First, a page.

Diagnostic. Optimizing. Words that characterize much of design literature. Either designers point out a problem or are excited about the latest technology that consumes/stores/reduces the carbon load. These two methodologies are often the impetus for speculative design, a practice which casts its lot in creating a singular world addressing one, or many, of the issues we are facing. Rather than focusing on speculative futures, 1<WORLD<2 asks how might we see the world differently, how might we draw the world differently, and how might we be in the world differently?
Central to this inquiry is thinking from within a set of partial relations that constitute something other than themselves, helping to dissolve the binaries that hold the world in its singular state. This ontological framing has been around for some time; Deleuze and Guattari call it the Rhizome, Haraway calls it the Cyborg, and Ali Shari’ati calls it the difference between Bashar (being) and Ensan (becoming). Marisol de la Cadena, through her work with the Quechua people of the Andes, unpacks the ways in which the continued practices and beliefs of Indigenous peoples create a world that is marked both by the singular objectivity of the enlightenment and an animated relation with the active world around, a world that is “more than one, but not quite two.” Practices alongside the objectivity of scientific Truth offer expanded ways of being that allow us to understand the world as it comes into existence, not simply as it is. 1<WORLD<2 seeks to collect ways of operating in this liminal space, to offer ways of being in the world as it becomes.
Being active in the continual making of the world is a difficult thought, perhaps due to a lack of practice thinking in these terms. If the world is no longer just a set of truths to discern, what epistemological framework accompanies but doesn’t replace the need for these truths? That is to ask: How do we live in the world-in-process again, alongside the knowledge our (Western) world has been developed out of static Truth?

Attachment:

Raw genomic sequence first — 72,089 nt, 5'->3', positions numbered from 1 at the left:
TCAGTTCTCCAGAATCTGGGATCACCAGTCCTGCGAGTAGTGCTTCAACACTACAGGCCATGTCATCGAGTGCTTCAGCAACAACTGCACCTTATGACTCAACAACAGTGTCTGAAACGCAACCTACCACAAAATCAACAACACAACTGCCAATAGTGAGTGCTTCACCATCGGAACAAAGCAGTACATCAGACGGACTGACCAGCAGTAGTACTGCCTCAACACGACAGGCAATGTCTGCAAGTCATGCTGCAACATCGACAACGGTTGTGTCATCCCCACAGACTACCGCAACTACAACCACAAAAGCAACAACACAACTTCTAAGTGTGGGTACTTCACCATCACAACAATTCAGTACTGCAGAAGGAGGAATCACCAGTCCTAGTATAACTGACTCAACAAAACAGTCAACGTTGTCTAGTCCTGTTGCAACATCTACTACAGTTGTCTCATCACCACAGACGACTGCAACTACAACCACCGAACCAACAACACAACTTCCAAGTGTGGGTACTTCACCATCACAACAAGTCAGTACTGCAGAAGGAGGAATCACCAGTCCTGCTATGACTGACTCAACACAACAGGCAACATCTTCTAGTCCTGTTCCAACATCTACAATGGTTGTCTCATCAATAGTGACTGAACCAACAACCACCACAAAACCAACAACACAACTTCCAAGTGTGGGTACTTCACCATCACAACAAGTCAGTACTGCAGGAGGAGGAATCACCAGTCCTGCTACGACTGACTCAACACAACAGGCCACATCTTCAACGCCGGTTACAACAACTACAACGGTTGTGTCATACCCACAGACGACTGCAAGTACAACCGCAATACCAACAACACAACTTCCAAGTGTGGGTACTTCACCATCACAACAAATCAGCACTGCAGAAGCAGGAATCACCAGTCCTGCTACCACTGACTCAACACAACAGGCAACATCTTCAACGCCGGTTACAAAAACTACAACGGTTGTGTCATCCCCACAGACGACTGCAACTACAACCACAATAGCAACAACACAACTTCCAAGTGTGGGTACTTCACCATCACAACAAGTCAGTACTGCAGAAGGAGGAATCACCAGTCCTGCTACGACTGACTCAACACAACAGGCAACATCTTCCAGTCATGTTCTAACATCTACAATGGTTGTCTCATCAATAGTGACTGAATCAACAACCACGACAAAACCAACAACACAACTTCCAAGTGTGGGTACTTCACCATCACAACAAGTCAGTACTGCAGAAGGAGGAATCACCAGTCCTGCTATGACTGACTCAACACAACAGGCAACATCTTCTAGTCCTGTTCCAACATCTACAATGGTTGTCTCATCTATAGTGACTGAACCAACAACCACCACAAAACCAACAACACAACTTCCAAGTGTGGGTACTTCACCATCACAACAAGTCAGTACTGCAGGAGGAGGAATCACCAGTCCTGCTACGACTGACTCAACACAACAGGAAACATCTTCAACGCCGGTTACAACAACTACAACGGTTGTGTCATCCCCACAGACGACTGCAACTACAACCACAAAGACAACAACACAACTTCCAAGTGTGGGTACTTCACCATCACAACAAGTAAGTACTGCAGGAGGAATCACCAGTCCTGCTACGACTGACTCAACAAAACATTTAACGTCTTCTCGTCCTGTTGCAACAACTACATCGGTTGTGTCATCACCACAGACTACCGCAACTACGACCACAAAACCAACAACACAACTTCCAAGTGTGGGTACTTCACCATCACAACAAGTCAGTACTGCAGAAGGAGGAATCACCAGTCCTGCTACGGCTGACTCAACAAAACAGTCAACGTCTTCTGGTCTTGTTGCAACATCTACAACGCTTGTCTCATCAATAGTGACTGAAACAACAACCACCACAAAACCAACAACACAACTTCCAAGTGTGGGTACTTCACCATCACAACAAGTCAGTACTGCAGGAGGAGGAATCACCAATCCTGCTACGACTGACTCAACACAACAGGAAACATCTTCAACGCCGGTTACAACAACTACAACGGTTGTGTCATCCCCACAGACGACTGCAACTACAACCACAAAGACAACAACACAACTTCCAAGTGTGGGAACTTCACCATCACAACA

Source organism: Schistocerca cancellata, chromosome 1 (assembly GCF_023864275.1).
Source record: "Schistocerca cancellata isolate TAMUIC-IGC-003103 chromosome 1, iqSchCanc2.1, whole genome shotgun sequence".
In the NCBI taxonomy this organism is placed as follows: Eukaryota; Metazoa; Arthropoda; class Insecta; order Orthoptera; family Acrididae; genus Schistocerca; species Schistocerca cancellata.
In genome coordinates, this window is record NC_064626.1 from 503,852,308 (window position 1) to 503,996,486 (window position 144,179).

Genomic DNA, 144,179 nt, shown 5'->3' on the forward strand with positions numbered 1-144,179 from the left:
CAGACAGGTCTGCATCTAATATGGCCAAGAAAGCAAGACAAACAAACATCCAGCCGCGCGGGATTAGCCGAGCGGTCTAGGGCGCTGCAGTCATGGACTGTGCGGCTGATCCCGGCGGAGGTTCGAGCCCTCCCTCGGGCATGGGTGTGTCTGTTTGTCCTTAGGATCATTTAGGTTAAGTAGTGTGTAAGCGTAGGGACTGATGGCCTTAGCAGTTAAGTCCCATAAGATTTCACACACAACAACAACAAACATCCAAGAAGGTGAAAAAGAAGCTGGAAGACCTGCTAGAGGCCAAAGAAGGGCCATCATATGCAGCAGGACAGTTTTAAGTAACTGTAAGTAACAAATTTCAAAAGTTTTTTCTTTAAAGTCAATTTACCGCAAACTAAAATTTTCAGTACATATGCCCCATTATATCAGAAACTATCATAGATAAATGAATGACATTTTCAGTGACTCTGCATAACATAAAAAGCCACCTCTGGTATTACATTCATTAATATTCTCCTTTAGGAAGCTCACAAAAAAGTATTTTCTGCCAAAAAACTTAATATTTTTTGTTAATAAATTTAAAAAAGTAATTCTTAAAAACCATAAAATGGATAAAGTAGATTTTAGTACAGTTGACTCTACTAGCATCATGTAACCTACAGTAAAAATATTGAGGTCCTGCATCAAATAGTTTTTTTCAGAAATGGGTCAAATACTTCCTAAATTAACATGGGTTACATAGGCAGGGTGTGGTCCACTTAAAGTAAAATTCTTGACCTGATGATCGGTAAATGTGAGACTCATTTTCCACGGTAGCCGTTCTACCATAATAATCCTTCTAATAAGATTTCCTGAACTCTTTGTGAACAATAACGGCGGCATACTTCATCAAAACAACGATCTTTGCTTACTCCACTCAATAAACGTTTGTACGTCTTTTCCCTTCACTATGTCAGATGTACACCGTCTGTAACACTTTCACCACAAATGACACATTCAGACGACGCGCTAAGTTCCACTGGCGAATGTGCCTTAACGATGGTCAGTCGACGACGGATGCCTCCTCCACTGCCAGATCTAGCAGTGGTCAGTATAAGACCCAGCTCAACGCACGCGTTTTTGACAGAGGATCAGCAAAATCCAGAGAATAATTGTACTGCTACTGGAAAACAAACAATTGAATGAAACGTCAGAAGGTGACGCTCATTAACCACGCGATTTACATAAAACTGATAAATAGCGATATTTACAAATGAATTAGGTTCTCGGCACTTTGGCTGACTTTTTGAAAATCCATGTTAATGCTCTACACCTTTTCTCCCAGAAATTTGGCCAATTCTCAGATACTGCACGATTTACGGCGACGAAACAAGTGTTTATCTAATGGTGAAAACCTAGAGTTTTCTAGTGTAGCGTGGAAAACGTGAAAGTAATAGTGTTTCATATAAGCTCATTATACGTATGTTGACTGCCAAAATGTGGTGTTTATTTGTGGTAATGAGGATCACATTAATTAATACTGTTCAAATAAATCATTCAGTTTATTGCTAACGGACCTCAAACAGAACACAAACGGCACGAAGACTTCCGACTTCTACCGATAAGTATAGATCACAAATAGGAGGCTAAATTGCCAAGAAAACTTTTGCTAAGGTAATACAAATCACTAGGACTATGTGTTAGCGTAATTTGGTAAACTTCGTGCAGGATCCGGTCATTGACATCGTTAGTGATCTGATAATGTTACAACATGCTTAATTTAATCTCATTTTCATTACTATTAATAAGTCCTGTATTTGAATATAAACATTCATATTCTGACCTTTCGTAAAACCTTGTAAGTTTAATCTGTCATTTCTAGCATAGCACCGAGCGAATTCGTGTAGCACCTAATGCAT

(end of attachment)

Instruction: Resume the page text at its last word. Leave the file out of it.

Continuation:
Robin Kimmerer, in her work as an educator and director of the Center for Native Peoples and the Environment, actively works to combine “traditional ecological knowledge of indigenous people and scientific ecological knowledge.” Drawing from these two knowledge bodies, Kimmerer works on ecological restorations situated in both traditions, creating projects that craft new ways of relating to the land.
Understanding being derives from the tools we use to represent these ways of being. Tim Ingold, in Earth, Sky, Wind, and Weather traces the difficulty of children in drawing the earth as a distinctly spherical shape and as the space under the sky. Here, we see the importance of representational techniques in the ways we construct and understand the world. Karen Barad points to this with her concept of agential realism, which posits that the tools with which we construct our image of the world are in fact part of the phenomenon being observed; the world and its observation are inseparable. How do we draw beyond objectivity, draw being as an active mode of making? How might new ways of seeing be shown through new ways of drawing that do not depend on Haraway’s God Tricks,or the view of everything from nowhere?
1<WORLD<2 hopes to highlight practices and representations of worlds crafted from beliefs simultaneously and contradictorily held.
1<WORLD<2 is open to all students and early-career practitioners who wish to contribute to discourse surrounding ways of drawing and acting in the world-in-process.
Please send all inquiries to: des-McHarg@design.upenn.edu